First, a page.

Alcohol Abuse Is on the Rise, but Doctors Too Often Fail to Treat It
“People believe that abstinence is the only way — and in fact it’s not the only way,” said Katie Witkiewitz, the director of the Addictive Behaviors and Quantitative Research Lab at the University of New Mexico and a former president of the Society of Addiction Psychology. “We find robust improvements in health and functioning when people reduce their drinking, even if they’re not reducing to abstinence.”
For people who are concerned about their alcohol intake, Dr. Witkiewitz recommends tracking exactly how much you drink and then setting goals according to how much you want to lower your intake. If you typically consume 21 drinks a week, for example, then cutting out just five to 10 drinks — on your own or with the help of a therapist or medication — can make a big difference, Dr. Witkiewitz said. “Even that level of reduction is going to be associated with improvements in cardiovascular functioning, blood pressure, liver function, sleep quality and mental health generally,” she added.
Here are some tools that can help.
Ria Health is a telehealth program that offers treatment for people with alcohol use disorder. It provides medical consultations, online coaching, medication and other tools to help people lower their alcohol intake or abstain if they prefer. It costs $350 a month for the annual program, cheaper than most rehab programs, and accepts some forms of health insurance.
The National Institute on Alcohol Abuse and Alcoholism has a free website called Rethinking Drinking that can help you find doctors, therapists, support groups and other ways to get treatment for a drinking problem.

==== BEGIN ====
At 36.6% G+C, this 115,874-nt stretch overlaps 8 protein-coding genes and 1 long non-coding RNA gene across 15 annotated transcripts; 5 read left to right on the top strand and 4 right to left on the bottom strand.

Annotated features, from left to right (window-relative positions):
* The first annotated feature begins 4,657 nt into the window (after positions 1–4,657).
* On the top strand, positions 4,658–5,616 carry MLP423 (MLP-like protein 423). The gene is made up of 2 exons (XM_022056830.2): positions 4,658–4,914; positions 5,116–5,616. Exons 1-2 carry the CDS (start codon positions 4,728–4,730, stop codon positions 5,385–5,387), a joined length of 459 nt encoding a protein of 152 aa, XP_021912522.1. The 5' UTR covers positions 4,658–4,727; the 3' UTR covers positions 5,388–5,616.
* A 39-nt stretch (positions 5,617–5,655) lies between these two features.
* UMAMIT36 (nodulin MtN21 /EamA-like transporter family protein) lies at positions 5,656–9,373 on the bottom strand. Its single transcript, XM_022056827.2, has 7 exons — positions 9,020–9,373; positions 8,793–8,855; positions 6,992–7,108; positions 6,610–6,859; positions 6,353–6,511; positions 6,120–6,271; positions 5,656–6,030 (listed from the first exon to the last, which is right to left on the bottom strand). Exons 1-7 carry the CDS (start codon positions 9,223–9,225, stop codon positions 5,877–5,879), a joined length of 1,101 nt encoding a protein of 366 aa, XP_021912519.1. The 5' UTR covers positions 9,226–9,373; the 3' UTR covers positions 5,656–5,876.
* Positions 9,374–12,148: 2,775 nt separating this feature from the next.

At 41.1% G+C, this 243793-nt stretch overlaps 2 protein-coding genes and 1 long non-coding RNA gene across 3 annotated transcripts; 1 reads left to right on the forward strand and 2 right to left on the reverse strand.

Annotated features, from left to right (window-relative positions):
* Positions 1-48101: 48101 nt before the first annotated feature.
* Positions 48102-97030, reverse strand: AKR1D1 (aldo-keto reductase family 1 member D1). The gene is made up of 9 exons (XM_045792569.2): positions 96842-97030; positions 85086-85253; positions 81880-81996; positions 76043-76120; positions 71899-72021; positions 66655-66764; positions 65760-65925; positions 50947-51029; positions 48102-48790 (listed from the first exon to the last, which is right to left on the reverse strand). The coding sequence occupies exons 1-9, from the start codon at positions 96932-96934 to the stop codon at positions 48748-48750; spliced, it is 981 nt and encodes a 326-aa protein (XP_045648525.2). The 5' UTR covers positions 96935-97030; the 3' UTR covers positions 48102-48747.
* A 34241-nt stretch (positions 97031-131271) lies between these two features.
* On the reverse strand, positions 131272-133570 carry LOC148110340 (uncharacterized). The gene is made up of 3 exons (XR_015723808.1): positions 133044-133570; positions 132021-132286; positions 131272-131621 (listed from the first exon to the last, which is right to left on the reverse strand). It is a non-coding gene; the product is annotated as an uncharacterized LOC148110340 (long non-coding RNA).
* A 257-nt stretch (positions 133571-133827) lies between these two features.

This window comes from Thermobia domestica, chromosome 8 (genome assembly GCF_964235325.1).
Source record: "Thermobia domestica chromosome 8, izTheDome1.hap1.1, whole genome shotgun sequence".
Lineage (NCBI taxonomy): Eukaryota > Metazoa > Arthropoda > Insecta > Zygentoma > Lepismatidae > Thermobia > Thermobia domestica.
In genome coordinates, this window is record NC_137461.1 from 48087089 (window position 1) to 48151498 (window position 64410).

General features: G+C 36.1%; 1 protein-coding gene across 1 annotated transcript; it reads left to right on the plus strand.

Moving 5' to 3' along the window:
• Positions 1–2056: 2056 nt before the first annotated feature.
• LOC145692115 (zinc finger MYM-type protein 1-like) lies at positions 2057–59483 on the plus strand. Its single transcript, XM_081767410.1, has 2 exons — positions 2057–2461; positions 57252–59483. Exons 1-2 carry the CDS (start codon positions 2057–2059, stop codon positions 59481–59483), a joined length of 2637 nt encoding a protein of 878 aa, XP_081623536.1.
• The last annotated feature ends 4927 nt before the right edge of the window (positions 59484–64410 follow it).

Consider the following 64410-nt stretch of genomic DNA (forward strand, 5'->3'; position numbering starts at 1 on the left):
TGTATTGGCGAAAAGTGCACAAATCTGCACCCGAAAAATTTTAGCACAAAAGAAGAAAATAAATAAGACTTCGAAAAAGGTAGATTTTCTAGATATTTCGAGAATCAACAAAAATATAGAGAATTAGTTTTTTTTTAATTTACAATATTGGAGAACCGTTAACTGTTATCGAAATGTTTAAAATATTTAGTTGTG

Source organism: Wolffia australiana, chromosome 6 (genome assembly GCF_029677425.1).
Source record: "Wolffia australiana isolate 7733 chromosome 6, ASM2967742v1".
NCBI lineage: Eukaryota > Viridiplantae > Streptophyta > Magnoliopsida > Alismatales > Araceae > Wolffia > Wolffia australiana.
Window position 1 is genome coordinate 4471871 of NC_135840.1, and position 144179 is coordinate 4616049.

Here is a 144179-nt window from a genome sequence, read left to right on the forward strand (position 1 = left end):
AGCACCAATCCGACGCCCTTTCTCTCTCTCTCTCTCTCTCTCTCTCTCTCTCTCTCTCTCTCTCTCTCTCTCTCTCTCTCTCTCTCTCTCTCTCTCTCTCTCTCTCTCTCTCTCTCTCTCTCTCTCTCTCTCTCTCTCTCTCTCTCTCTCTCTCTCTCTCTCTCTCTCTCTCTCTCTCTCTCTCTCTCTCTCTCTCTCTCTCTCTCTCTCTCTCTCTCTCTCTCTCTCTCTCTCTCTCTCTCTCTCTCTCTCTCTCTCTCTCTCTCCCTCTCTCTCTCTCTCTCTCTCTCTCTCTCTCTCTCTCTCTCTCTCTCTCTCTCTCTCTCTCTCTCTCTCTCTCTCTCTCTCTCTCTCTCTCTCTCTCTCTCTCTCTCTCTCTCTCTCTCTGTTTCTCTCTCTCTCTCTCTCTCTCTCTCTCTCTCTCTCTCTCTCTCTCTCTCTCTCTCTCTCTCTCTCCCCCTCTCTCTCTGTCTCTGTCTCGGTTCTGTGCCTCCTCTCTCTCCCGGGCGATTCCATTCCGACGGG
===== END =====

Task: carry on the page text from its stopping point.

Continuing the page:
Cutback Coach is a popular app that helps people track their alcohol intake and set goals and reminders so they can develop healthier drinking habits. The service allows people to track their progress and sends out daily reminders for motivation. The cost is $79 if you pay annually, $23 per quarter or $9 a month.
Moderation Management is an online forum for people who want to reduce their drinking but not necessarily abstain. The group offers meetings, both online and in person, where members can share stories, advice and coping strategies. It also maintains an international directory of “moderation-friendly” therapists.
CheckUp & Choices is a web-based program that screens people for alcohol use disorder. It provides feedback on your drinking habits and options for cutting back. The service charges $79 for three months or $149 per year.
Anahad O’Connor is a staff reporter covering health, science, nutrition and other topics. He is also a bestselling author of consumer health books such as “Never Shower in a Thunderstorm” and “The 10 Things You Need to Eat.”
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